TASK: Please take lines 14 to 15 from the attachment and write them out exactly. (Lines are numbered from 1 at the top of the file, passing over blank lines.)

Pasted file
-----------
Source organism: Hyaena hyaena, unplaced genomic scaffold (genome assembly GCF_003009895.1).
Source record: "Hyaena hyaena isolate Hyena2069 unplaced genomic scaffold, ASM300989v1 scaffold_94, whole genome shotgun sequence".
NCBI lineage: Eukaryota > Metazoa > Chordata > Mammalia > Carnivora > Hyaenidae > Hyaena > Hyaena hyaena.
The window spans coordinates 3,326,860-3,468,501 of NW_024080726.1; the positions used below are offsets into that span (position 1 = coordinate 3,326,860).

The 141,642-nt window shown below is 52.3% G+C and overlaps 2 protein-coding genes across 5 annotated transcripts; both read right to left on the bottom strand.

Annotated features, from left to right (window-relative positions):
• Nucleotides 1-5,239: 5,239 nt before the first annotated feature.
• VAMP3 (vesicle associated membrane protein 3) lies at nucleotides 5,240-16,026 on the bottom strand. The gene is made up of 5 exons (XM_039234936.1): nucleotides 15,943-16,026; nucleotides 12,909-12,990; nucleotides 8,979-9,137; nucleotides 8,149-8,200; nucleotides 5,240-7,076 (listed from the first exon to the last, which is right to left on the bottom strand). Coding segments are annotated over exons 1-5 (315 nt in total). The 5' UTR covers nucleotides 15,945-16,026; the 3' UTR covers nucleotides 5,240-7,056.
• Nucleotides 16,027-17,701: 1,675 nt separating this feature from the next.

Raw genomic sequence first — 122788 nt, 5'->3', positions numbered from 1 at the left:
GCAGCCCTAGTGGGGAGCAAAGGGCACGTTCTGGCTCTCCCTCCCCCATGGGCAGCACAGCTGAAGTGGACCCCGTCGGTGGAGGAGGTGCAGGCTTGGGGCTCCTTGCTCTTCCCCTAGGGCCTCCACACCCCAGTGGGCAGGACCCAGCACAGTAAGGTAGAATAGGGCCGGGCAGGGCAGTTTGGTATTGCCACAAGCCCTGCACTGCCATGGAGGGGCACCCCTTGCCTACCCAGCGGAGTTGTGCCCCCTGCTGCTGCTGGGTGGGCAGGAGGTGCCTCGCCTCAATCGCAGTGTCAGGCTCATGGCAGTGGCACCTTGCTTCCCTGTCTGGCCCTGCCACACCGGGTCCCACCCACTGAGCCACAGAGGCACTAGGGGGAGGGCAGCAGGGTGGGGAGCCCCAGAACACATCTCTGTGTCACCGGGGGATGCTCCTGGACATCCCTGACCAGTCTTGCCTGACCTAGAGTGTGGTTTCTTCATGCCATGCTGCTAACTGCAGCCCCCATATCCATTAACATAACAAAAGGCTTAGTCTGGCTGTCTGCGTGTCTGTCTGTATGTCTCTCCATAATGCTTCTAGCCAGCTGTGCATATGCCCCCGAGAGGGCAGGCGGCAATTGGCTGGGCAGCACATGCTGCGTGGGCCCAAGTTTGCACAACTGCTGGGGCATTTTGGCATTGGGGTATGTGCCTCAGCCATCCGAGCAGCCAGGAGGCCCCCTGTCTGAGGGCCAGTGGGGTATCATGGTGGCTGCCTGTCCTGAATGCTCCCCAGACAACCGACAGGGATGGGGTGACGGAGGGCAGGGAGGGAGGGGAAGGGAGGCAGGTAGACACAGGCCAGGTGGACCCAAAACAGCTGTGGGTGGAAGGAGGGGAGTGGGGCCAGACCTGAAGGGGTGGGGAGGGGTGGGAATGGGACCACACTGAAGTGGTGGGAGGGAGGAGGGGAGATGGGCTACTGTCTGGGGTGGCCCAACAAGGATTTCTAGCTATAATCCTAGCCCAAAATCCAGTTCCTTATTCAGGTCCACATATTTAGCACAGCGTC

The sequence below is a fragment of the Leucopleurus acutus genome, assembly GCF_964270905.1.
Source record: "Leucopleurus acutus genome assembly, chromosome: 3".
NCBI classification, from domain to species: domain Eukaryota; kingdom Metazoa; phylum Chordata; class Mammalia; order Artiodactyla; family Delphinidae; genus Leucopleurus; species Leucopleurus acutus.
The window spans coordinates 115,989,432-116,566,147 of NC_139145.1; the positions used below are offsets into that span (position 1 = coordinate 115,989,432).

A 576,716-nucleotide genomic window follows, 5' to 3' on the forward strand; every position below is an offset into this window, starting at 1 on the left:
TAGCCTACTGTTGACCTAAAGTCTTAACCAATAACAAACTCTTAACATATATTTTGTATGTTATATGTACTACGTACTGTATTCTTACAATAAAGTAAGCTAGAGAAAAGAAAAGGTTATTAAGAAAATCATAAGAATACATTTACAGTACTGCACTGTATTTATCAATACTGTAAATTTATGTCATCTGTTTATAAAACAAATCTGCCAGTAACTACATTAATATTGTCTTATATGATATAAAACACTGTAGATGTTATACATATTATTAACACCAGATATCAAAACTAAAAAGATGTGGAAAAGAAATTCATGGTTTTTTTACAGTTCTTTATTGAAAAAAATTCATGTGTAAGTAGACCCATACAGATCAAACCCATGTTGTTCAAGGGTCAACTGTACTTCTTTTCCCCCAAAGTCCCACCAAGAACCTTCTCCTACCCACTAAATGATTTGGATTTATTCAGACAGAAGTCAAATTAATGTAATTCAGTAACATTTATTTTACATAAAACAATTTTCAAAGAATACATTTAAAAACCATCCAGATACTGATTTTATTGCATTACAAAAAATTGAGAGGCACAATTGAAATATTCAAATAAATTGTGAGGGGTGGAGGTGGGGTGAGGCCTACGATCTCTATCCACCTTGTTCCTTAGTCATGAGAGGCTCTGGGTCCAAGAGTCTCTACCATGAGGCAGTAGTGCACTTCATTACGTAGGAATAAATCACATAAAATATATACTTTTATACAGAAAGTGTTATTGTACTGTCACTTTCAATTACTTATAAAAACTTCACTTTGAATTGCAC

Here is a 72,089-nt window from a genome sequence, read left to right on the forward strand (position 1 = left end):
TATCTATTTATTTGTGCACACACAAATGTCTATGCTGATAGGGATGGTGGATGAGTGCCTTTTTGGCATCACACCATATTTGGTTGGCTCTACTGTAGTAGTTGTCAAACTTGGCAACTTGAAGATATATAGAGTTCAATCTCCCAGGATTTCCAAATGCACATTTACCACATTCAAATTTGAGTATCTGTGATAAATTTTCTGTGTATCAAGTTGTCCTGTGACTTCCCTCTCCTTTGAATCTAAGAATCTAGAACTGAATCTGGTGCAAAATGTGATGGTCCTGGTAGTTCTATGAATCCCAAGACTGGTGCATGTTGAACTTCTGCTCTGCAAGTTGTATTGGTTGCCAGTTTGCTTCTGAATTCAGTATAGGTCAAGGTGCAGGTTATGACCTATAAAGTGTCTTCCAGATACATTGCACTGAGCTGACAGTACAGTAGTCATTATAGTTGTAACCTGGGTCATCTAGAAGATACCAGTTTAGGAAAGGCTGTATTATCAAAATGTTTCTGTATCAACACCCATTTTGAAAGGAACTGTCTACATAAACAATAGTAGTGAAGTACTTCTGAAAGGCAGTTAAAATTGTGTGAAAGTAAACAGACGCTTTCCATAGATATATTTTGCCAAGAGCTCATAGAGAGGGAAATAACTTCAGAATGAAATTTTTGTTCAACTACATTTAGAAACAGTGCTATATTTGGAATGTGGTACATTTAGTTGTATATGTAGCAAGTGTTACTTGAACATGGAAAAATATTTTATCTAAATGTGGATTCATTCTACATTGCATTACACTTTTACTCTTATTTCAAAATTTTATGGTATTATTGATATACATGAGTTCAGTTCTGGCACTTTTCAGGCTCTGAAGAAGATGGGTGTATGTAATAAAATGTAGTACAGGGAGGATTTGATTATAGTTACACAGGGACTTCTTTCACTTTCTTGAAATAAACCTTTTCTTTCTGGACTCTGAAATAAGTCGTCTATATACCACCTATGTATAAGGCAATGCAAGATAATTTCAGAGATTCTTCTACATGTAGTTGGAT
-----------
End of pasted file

NCBI classification, from domain to species: domain Eukaryota; kingdom Metazoa; phylum Chordata; class Mammalia; order Artiodactyla; family Delphinidae; genus Leucopleurus; species Leucopleurus acutus.
The window spans coordinates 115,989,432-116,566,147 of NC_139145.1; the positions used below are offsets into that span (position 1 = coordinate 115,989,432).